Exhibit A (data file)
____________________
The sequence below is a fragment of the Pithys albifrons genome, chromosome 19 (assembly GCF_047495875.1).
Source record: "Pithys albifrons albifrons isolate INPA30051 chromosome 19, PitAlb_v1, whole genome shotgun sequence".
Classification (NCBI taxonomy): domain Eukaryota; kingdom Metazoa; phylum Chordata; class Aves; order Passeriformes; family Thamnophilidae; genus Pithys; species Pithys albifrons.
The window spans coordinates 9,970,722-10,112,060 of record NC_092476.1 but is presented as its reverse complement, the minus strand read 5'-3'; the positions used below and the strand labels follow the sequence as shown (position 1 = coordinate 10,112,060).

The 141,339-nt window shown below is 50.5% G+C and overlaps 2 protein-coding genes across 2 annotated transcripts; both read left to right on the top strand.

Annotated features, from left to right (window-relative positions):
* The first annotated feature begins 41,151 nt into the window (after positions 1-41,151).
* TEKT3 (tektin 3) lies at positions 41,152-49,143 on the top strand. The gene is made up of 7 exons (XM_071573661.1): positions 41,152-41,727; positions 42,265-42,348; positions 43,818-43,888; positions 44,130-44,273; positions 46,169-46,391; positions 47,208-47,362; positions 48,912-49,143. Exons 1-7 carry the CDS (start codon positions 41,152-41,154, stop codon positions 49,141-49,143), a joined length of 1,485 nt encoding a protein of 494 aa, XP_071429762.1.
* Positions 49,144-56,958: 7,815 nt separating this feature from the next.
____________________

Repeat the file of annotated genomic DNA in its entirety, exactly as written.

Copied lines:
The sequence below is a fragment of the Pithys albifrons genome, chromosome 19 (assembly GCF_047495875.1).
Source record: "Pithys albifrons albifrons isolate INPA30051 chromosome 19, PitAlb_v1, whole genome shotgun sequence".
Classification (NCBI taxonomy): domain Eukaryota; kingdom Metazoa; phylum Chordata; class Aves; order Passeriformes; family Thamnophilidae; genus Pithys; species Pithys albifrons.
The window spans coordinates 9,970,722-10,112,060 of record NC_092476.1 but is presented as its reverse complement, the minus strand read 5'-3'; the positions used below and the strand labels follow the sequence as shown (position 1 = coordinate 10,112,060).

The 141,339-nt window shown below is 50.5% G+C and overlaps 2 protein-coding genes across 2 annotated transcripts; both read left to right on the top strand.

Annotated features, from left to right (window-relative positions):
* The first annotated feature begins 41,151 nt into the window (after positions 1-41,151).
* TEKT3 (tektin 3) lies at positions 41,152-49,143 on the top strand. The gene is made up of 7 exons (XM_071573661.1): positions 41,152-41,727; positions 42,265-42,348; positions 43,818-43,888; positions 44,130-44,273; positions 46,169-46,391; positions 47,208-47,362; positions 48,912-49,143. Exons 1-7 carry the CDS (start codon positions 41,152-41,154, stop codon positions 49,141-49,143), a joined length of 1,485 nt encoding a protein of 494 aa, XP_071429762.1.
* Positions 49,144-56,958: 7,815 nt separating this feature from the next.